WASHINGTON -- Ryan Zimmerman raised a fist when he rounded first, then tossed away his helmet as he approached the plate and the mass of teammates waiting to celebrate his game-ending home run.
The kid sure knows how to throw a housewarming party.
Zimmerman's tiebreaking solo shot with two outs in the ninth inning Sunday night gave the Washington Nationals a 3-2 victory against the Atlanta Braves in the first regular-season game at $611 million Nationals Park.
"You can't really write up a script better than that," Zimmerman said. "It turned out perfect."
Braves pitchers had retired 24 consecutive Nationals batters before Zimmerman came through with the hosts' fourth hit of the game -- and first since the first inning. It came on a 1-0 sinker from Peter Moylan (0-1).
"He's talented, and he's mature beyond his age," Washington manager Manny Acta said. "And he just does it. He's special."
With the dome of the U.S. Capitol lit up against the black night sky beyond left field, and the Washington Monument visible from patches of the upper deck, the new stadium provided a picturesque setting for the sort of late-game magic Zimmerman is becoming accustomed to.
Already the face of the franchise after two full seasons, he has four game-ending home runs. And this one just happened to land in a section of seats behind a "Welcome Home" sign on the green-padded wall.
"It's nice to be that guy that they want up there," he said. "You take pride in that."
He certainly showed zero jitters up at the plate. A few hours earlier, meeting President Bush? Now that's a different story.
"I was nervous at first," Zimmerman said. "I didn't know what to say to him."
Unlike Zimmerman, Bush drew a fugue of cheers and jeers when he came out to throw the ceremonial first pitch to Acta. It was part of a prelude of pomp and circumstance that was clearly topped by how the evening ended.
All in all, it sent the paid crowd of 39,389 heading away with even more to smile about than the gleaming white-stone-and-glass ballpark. The Nationals had their first victory in a season opener in four tries since moving to the U.S. capital from Montreal.
Zimmerman was larger than life as he rounded the bases, then came out of the dugout for a curtain call -- it all was shown on the 4,500-plus square foot high-definition video board above right-center, the most immediately noticeable perk of the new digs. It's about three times larger than the scoreboard at creaky, leaky RFK, a remnant from the 1960s that was the Nationals' home from 2005-07.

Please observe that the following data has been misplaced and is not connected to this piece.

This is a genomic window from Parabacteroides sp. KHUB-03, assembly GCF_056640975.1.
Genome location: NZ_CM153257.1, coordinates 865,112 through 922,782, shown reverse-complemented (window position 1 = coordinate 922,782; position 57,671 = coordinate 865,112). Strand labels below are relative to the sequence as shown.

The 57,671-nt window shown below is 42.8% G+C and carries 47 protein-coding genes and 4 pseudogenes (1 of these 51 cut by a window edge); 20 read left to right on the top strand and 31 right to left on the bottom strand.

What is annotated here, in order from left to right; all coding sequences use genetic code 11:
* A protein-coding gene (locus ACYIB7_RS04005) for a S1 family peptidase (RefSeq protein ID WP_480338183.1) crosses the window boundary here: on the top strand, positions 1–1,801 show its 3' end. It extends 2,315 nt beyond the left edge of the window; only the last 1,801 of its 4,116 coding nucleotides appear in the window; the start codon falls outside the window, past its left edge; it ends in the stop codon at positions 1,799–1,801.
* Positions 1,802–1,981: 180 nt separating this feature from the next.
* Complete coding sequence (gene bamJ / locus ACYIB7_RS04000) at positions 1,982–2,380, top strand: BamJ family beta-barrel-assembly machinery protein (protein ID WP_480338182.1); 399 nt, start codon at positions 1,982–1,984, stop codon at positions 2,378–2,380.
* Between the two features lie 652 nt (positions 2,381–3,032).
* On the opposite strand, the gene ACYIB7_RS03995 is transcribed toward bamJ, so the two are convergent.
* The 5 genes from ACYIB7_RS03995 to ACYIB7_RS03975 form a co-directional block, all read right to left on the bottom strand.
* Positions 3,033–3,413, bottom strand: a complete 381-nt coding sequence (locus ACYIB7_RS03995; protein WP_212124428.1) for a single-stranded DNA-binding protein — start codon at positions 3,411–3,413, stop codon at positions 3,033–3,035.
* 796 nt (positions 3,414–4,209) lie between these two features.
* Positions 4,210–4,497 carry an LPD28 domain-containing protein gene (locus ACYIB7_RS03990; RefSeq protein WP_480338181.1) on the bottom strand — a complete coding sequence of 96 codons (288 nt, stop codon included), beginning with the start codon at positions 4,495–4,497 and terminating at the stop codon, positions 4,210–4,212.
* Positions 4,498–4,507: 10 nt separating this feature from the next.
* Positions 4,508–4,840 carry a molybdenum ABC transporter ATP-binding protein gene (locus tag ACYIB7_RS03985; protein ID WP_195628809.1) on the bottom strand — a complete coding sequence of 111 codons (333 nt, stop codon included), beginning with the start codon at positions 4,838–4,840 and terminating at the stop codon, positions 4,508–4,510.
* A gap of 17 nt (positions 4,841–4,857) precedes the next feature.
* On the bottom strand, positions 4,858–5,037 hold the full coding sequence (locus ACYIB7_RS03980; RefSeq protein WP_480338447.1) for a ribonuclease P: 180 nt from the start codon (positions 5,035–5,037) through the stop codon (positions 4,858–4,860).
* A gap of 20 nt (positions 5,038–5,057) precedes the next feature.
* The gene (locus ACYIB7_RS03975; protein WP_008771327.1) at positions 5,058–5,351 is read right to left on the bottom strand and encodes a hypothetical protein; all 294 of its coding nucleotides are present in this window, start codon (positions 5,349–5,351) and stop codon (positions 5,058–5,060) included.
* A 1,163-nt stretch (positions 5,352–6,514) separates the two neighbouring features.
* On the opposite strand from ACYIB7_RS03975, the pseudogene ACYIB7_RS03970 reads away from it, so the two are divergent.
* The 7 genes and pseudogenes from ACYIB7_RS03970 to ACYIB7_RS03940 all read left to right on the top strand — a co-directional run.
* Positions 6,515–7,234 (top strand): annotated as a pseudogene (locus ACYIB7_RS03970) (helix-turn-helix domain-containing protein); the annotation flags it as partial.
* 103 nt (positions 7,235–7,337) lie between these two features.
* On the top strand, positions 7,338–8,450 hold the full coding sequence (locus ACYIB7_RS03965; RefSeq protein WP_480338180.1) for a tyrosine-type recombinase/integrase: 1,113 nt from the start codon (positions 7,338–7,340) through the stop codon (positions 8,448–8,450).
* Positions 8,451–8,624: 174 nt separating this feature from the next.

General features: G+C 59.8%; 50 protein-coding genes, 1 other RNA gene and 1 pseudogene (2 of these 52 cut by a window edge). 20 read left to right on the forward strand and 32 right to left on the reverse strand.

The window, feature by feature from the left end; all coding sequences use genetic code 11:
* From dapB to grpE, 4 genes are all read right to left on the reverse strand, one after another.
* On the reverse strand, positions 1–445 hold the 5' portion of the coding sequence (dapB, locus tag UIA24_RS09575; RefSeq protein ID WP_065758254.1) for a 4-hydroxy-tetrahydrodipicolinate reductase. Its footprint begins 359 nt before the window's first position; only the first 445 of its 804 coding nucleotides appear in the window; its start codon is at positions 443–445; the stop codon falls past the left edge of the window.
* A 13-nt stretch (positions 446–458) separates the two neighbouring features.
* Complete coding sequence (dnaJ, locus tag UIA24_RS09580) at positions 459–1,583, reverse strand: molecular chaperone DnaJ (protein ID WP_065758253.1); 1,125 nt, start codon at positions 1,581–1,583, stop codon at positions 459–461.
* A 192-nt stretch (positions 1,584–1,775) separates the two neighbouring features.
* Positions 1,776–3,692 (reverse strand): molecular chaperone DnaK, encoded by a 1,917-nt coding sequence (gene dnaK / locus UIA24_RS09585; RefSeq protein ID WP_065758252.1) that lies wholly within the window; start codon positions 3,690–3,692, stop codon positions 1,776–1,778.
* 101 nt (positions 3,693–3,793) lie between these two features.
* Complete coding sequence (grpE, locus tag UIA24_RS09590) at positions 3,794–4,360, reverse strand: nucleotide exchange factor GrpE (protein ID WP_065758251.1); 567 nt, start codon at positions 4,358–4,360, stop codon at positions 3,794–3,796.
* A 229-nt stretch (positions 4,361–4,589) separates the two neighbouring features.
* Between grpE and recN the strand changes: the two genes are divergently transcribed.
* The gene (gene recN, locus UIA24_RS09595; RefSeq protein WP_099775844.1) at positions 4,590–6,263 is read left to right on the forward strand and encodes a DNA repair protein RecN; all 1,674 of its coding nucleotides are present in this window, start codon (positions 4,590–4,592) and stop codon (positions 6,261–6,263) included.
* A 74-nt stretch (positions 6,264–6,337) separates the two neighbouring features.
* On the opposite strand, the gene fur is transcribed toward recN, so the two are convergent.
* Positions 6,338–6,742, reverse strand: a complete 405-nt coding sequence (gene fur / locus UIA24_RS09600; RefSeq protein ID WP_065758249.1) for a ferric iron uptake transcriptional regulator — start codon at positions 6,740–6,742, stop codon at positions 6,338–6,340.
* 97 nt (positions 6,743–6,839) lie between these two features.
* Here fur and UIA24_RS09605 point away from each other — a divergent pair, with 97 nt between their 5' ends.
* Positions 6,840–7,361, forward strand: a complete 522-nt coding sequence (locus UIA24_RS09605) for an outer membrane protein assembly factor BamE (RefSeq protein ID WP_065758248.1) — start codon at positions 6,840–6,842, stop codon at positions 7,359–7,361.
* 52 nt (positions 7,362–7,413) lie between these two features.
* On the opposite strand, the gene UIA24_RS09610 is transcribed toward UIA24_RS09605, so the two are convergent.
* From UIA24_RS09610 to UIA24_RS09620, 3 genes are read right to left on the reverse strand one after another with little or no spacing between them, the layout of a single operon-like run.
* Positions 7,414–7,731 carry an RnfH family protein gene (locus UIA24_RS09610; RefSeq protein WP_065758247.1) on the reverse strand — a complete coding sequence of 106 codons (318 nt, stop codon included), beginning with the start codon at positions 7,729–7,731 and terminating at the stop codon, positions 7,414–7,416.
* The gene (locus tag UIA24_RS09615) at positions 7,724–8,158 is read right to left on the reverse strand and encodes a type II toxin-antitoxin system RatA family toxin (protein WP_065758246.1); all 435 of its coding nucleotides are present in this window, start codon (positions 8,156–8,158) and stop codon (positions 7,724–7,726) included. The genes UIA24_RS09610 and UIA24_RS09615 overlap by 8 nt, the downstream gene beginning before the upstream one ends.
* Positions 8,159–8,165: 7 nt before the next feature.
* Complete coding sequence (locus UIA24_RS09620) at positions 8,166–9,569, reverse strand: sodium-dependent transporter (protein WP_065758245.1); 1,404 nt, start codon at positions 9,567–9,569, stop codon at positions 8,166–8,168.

"We've waited for so long for a place that can be our own," Zimmerman said. "There are just too many people on this team that are tired of being mediocre."
Even the Braves were impressed by the place.
Chipper Jones, whose home run off Perez in the fourth landed in almost the same spot as Zimmerman's drive, called the park "a gem." Braves manager Bobby Cox thought it was "beautiful."
They didn't feel quite the same about the result, of course.
The Nationals were one out from the victory, ahead 2-1 in the ninth. But Rauch was pressed into closing duty because Chad Cordero has right shoulder tendinitis, and the tying run scored on a passed ball charged to Paul Lo Duca, signed during the offseason as a free agent.
It was a couple of holdovers who drove in Washington's runs, both in the first inning. Johnson, who missed all of 2007 with a broken leg, provided an RBI double, sliding into second as if he had never been away. Johnson then slid again, as if for emphasis, when he scored on Austin Kearns' single.
After that, Hudson was perfect. He retired his final 19 batters and departed after allowing three hits over seven innings.
Perhaps surprisingly, Perez was Hudson's equal. A left-hander signed in mid-February to a minor league deal, Perez gave up one run in five innings.
The Braves boasted their own, more modest, debut Sunday: alternate road uniforms. The navy blue caps with a white "A," and navy jerseys with a white, script "Atlanta" on the chest represent the first change to the team's away getup since 1987.
Fans arrived as early as 6 a.m. to buy $5 upper-deck tickets, and there were no apparent transportation problems, with about 50 buses lined up for the free, 10-minute shuttle service from parking lots at RFK.
To a man, Nationals players have said they haven't had time to learn all of the quirks of their new digs, yet right fielder Kearns contributed a nice play in the second inning, turning Brian McCann's single into an out at second. Kearns perfectly played the carom off the bullpen wall, turned and made a throw to second baseman Ronnie Belliard, who relayed the ball to shortstop Cristian Guzman, who tagged out McCann.
The next inning, the Braves collected their second hit of the season -- and followed it up with their second baserunning gaffe of the season. This time, it was Kelly Johnson who singled to center, then was caught stealing.
What everyone will remember, though, is Zimmerman's home run.
"The kid's incredible," Rauch said.
- The Nationals put LF Elijah Dukes (right hamstring) on the DL after the game.
- After years of wearing "C. Jones" on the back of his Braves jersey -- because Andruw Jones, now with the Dodgers, was a teammate -- Chipper Jones was identified Sunday simply as "Jones."